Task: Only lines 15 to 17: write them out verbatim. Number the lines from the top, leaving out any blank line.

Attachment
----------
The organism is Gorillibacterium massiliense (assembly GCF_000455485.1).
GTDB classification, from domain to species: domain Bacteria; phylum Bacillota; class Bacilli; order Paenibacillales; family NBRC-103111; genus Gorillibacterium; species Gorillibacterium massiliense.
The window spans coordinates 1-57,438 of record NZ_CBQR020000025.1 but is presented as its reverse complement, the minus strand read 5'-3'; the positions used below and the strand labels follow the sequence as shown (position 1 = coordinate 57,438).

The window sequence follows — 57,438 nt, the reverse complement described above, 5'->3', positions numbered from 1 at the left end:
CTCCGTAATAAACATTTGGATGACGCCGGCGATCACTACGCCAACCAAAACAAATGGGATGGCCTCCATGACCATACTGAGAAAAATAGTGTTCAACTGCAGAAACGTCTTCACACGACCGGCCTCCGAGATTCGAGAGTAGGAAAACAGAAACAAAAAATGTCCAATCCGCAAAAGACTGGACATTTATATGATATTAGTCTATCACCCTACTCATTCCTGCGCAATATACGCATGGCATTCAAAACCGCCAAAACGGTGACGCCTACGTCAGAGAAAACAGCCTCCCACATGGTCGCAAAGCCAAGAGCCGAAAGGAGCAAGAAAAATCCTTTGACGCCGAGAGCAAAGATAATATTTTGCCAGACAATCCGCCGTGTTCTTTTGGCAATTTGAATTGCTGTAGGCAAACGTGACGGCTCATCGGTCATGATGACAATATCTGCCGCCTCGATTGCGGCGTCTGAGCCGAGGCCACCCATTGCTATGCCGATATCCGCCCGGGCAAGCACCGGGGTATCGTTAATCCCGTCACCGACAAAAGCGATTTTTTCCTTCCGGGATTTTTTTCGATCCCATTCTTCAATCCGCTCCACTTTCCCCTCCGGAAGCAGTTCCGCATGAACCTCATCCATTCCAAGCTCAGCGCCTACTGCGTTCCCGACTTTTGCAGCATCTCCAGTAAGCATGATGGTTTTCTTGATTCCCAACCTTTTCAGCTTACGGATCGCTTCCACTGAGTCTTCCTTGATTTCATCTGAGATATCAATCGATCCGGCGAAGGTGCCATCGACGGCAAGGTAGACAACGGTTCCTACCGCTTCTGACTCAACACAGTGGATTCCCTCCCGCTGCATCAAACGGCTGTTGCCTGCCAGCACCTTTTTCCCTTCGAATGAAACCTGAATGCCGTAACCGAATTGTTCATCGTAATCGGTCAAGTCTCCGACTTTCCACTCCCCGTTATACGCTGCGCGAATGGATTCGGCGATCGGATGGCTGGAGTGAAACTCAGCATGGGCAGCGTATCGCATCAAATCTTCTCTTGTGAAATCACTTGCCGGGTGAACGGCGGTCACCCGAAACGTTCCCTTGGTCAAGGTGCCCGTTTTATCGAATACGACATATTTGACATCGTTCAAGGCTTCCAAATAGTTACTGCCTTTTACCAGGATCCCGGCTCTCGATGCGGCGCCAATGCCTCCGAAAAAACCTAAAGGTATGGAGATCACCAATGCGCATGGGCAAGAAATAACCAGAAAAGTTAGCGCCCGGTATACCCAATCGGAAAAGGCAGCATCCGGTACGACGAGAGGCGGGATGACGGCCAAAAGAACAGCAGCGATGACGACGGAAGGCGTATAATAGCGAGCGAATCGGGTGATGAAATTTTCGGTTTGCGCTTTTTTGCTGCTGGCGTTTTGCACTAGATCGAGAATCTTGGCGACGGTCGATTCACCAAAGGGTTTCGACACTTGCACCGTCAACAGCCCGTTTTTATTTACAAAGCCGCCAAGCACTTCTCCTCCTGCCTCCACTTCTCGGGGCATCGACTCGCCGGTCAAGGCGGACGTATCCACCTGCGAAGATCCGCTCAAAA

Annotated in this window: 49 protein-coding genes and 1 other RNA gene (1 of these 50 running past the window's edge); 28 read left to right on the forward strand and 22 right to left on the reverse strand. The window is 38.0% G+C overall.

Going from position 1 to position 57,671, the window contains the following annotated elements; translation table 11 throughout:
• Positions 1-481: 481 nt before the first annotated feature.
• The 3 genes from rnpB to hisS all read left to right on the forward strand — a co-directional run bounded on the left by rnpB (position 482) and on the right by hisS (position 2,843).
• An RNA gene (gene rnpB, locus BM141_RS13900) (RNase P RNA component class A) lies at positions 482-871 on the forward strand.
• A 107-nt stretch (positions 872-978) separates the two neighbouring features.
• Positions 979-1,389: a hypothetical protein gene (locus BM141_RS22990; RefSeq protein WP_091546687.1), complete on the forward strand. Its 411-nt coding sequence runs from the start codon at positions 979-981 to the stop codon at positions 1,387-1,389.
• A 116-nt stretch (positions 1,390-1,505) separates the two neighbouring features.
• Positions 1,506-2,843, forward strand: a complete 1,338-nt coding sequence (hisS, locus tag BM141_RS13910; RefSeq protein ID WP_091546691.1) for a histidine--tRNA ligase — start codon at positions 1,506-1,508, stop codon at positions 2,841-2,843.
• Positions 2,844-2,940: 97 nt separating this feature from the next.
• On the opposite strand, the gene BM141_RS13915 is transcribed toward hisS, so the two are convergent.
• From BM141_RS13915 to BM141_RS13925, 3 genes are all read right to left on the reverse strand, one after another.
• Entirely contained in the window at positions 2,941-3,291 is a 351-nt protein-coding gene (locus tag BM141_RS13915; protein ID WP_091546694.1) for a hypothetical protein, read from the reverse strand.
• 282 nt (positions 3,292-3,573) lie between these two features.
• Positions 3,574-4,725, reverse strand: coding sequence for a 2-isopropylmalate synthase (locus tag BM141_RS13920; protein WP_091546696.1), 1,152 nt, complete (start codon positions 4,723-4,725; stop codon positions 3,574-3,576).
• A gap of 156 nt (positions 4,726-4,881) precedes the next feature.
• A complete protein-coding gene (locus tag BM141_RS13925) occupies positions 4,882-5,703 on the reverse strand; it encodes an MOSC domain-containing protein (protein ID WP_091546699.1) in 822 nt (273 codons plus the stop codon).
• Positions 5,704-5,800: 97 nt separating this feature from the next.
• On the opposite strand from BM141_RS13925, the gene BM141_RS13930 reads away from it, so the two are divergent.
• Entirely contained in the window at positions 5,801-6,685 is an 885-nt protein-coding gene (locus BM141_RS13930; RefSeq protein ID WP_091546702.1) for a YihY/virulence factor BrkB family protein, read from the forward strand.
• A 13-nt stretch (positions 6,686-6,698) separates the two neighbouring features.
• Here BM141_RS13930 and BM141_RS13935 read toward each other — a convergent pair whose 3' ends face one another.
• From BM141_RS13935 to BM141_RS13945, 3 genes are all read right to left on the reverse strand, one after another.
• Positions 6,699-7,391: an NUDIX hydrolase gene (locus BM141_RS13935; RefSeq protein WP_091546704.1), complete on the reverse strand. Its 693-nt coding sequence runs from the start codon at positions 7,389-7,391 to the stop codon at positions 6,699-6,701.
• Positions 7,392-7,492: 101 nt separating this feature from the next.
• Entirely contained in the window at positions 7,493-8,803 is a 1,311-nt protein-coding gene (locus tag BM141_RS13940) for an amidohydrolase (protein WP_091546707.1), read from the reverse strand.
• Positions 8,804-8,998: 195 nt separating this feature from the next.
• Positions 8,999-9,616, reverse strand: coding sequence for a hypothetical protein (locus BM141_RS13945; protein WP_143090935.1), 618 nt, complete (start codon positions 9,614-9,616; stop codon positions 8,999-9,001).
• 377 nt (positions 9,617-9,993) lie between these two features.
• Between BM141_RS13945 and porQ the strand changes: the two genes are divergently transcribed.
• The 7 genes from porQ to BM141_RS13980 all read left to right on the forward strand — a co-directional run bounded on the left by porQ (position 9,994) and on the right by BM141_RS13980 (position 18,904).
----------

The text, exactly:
• Positions 2,844-2,940: 97 nt separating this feature from the next.
• On the opposite strand, the gene BM141_RS13915 is transcribed toward hisS, so the two are convergent.
• From BM141_RS13915 to BM141_RS13925, 3 genes are all read right to left on the reverse strand, one after another.